SDFU President Questions State Lawsuits Against EPA, Health Care Reform Bill

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South Dakota Farmers Union (SDFU) President Doug Sombke today questioned a pair of lawsuits initiated by South Dakota Attorney General Marty Jackley against the federal government.

Jackley recently agreed to involve South Dakota in a lawsuit against the Environmental Protection Agency (EPA) regarding greenhouse gas emissions, and another suit against Congress regarding the passage of the Patient Protection and Affordable Care Act (H.R. 3590), which is health care reform legislation which was signed into law by President Barack Obama.

In a letter to Jackley, Sombke said, “I believe taxpayers should be made aware of the cost of such litigation before the state of South Dakota enters into lawsuits of this magnitude. As our state faces massive, multi-million dollar deficits, committing to spend taxpayer dollars to fight the federal government is unwarranted and an unwise use of their money.”

The lawsuit brought by South Dakota and 14 other states against the EPA seeks to prevent the agency from imposing rules under the Clean Air Act after the federal agency’s Dec. 15 endangerment finding which stated that carbon dioxide is a threat to public health. If Congress doesn’t enact legislation regulating greenhouse gases, EPA is poised to impose rules.

“South Dakota’s farmers and ranchers agree that the EPA should not regulate greenhouse gases,” Sombke told Jackley in the letter, “the solution to the climate change issue should be implemented legislatively.”

Rather than spending tax payer dollars to fight the federal government, Sombke encouraged Jackley to join South Dakota’s farmers and ranchers in urging Congress to pass meaningful legislation that curbs greenhouse gas pollution while at the same time pays dividends to South Dakota’s farmers and ranchers for being part of the solution. Under a cap and trade system of regulating greenhouse gases, farmers and ranchers would receive financial offsets to sequester carbon in the soil and implement other conservation practices that will reduce carbon in the air.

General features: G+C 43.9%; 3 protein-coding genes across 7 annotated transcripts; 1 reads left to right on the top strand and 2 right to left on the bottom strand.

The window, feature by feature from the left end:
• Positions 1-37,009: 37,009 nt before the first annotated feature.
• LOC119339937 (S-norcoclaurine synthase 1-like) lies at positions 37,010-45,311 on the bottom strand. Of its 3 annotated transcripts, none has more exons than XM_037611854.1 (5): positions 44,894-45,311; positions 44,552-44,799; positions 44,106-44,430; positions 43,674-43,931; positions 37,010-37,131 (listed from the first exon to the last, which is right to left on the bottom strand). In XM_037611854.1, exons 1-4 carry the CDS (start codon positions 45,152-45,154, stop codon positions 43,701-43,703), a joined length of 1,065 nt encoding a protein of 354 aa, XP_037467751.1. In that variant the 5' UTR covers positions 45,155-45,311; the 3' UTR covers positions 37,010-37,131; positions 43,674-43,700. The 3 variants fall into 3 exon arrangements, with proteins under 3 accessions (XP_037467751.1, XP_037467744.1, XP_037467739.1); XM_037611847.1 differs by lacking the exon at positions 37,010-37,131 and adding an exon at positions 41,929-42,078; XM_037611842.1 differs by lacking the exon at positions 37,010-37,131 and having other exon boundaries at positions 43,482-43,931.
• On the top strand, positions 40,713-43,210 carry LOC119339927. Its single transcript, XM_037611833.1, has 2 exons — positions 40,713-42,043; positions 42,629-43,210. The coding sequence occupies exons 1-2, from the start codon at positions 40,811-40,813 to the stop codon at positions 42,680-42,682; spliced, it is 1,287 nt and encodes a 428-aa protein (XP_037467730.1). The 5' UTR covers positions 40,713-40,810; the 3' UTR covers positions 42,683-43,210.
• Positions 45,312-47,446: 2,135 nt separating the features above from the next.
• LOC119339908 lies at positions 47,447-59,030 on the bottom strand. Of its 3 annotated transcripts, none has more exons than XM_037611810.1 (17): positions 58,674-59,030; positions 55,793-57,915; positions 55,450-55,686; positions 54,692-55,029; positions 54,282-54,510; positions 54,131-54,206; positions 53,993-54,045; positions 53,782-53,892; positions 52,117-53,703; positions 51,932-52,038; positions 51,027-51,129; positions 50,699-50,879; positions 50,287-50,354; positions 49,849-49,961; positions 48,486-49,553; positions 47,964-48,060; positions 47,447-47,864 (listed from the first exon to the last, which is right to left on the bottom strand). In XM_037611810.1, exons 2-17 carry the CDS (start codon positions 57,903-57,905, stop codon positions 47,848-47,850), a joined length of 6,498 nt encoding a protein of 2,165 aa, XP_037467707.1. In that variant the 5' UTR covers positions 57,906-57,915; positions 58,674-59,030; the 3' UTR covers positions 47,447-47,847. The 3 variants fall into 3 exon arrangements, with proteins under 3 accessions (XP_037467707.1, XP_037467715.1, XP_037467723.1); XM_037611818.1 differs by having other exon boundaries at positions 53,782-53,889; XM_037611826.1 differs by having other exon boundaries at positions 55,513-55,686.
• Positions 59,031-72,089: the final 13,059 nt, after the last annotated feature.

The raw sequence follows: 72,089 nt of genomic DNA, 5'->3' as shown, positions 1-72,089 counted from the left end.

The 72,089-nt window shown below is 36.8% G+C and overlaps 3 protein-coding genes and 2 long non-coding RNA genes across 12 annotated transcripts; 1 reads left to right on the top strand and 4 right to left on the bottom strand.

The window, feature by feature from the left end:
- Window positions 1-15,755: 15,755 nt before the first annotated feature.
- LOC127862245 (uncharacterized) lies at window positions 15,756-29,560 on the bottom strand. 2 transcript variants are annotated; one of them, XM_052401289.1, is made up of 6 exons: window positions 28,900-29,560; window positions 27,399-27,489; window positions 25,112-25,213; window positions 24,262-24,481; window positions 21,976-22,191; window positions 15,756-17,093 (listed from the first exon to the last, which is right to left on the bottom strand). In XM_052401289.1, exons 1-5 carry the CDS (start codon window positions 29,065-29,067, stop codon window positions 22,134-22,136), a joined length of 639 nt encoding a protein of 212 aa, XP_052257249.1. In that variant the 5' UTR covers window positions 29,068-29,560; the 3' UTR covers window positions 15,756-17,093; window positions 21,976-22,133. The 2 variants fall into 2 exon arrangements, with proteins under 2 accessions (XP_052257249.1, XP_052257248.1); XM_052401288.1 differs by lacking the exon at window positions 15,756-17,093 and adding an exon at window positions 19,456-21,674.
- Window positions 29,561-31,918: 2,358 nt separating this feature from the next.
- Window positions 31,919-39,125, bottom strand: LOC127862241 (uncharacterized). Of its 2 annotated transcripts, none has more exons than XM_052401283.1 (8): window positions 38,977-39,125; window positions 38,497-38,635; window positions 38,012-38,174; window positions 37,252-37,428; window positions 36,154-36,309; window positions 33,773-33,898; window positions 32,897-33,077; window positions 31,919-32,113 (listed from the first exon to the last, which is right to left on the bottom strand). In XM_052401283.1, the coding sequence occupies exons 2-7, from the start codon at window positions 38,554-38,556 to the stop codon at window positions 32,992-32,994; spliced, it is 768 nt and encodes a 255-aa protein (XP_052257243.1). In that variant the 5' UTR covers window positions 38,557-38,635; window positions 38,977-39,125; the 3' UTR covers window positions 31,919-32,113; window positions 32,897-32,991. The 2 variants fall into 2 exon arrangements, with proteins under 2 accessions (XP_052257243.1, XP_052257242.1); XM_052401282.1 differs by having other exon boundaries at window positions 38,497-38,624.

“By working together with our elected leaders we can find real solutions to the climate change problem, rather than spending state taxpayer dollars to fight the federal government,” Sombke said.

Sombke also urged Jackely to suspend the state’s lawsuit which seeks to challenge the health care reform bill that was passed by Congress and signed into law by President Obama. Sombke asked Jackley to support rural America by “helping the state’s small businesses and self-employed farmers and ranchers get more access to health care, rather than spending their tax dollars to fight against the ability to get quality and affordable health services.”

Sombke says these lawsuits are similar to the attempt by many of South Dakota’s school districts to sue the state regarding the school funding formula.

 “I equate these proposed lawsuits to the litigation brought by South Dakota’s school districts regarding the state school funding formula,” Sombke wrote. “Some have fought against the school districts’ attempt to sue the state for more funding, arguing they should not be allowed to file suit against the state government, the entity from which their funding comes. I believe a lawsuit brought by the state of South Dakota against the EPA is similar. The state of South Dakota is proposing lawsuits against the federal government, while receiving federal funding to balance its budget.”

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